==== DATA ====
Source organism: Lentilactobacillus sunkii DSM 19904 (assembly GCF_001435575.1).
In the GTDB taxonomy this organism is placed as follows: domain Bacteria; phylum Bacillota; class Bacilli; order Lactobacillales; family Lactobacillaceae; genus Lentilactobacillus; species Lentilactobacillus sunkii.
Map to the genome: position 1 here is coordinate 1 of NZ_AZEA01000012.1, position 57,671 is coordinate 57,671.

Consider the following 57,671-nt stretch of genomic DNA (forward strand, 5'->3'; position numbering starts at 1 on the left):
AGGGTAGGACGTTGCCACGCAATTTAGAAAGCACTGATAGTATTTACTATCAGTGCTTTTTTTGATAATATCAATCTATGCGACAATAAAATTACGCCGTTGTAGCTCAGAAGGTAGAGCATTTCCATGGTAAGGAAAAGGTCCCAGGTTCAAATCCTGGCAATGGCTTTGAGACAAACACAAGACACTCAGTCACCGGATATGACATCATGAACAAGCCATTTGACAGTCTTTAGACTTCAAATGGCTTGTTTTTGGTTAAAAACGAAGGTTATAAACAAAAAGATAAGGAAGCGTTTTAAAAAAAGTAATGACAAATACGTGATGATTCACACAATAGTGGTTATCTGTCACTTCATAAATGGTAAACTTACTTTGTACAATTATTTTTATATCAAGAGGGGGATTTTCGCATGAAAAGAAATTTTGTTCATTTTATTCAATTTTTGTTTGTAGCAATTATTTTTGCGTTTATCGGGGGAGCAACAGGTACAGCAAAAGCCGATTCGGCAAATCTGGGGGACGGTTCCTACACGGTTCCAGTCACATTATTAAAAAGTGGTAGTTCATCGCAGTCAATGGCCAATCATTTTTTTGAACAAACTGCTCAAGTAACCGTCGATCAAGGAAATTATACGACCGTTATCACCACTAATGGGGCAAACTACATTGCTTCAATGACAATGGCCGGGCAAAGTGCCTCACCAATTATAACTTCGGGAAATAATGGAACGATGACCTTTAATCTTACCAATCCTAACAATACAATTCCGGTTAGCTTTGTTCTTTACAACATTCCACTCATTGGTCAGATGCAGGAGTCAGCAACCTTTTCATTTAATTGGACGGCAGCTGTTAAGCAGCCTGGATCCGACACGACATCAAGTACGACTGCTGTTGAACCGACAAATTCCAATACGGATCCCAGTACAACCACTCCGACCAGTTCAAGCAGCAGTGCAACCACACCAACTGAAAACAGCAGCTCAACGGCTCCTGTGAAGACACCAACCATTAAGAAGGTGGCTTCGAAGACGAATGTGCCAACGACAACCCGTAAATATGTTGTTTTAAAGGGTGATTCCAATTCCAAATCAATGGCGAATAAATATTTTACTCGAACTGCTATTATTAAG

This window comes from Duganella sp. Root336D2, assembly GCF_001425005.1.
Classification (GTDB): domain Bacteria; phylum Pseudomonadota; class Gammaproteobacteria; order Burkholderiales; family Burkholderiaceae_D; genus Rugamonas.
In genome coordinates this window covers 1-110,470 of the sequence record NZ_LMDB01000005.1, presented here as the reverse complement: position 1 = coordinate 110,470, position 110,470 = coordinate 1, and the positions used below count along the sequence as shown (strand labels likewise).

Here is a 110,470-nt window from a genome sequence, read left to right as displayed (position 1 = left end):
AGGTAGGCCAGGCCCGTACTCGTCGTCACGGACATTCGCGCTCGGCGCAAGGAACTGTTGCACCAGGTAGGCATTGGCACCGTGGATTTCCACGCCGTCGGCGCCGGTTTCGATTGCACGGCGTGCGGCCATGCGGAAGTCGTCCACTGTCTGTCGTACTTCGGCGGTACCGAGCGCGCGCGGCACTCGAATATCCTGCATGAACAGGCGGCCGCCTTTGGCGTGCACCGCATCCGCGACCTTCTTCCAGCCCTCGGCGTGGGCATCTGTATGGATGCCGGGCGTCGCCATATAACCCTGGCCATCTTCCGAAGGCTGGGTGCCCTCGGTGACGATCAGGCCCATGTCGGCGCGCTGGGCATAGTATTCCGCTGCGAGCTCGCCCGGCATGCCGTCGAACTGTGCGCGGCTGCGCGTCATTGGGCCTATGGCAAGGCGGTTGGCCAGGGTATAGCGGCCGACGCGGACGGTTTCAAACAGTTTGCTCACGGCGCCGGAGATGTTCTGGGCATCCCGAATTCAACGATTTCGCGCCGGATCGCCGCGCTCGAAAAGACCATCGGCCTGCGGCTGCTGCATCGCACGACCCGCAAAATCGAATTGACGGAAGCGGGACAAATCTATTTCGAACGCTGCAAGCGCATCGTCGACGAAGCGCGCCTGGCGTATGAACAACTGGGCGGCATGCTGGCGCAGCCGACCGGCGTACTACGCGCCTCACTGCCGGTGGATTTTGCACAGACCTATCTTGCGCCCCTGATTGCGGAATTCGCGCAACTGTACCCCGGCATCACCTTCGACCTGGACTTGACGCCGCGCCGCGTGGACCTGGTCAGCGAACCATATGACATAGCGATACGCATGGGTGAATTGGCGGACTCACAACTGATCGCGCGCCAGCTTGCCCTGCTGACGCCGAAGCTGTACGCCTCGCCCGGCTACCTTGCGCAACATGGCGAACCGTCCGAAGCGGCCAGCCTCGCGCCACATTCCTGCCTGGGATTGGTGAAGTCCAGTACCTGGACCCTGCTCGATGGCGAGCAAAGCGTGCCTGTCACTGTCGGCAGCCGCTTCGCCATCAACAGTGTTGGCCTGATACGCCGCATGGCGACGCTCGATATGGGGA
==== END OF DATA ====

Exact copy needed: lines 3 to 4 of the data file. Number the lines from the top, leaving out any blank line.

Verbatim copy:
Map to the genome: position 1 here is coordinate 1 of NZ_AZEA01000012.1, position 57,671 is coordinate 57,671.

Consider the following 57,671-nt stretch of genomic DNA (forward strand, 5'->3'; position numbering starts at 1 on the left):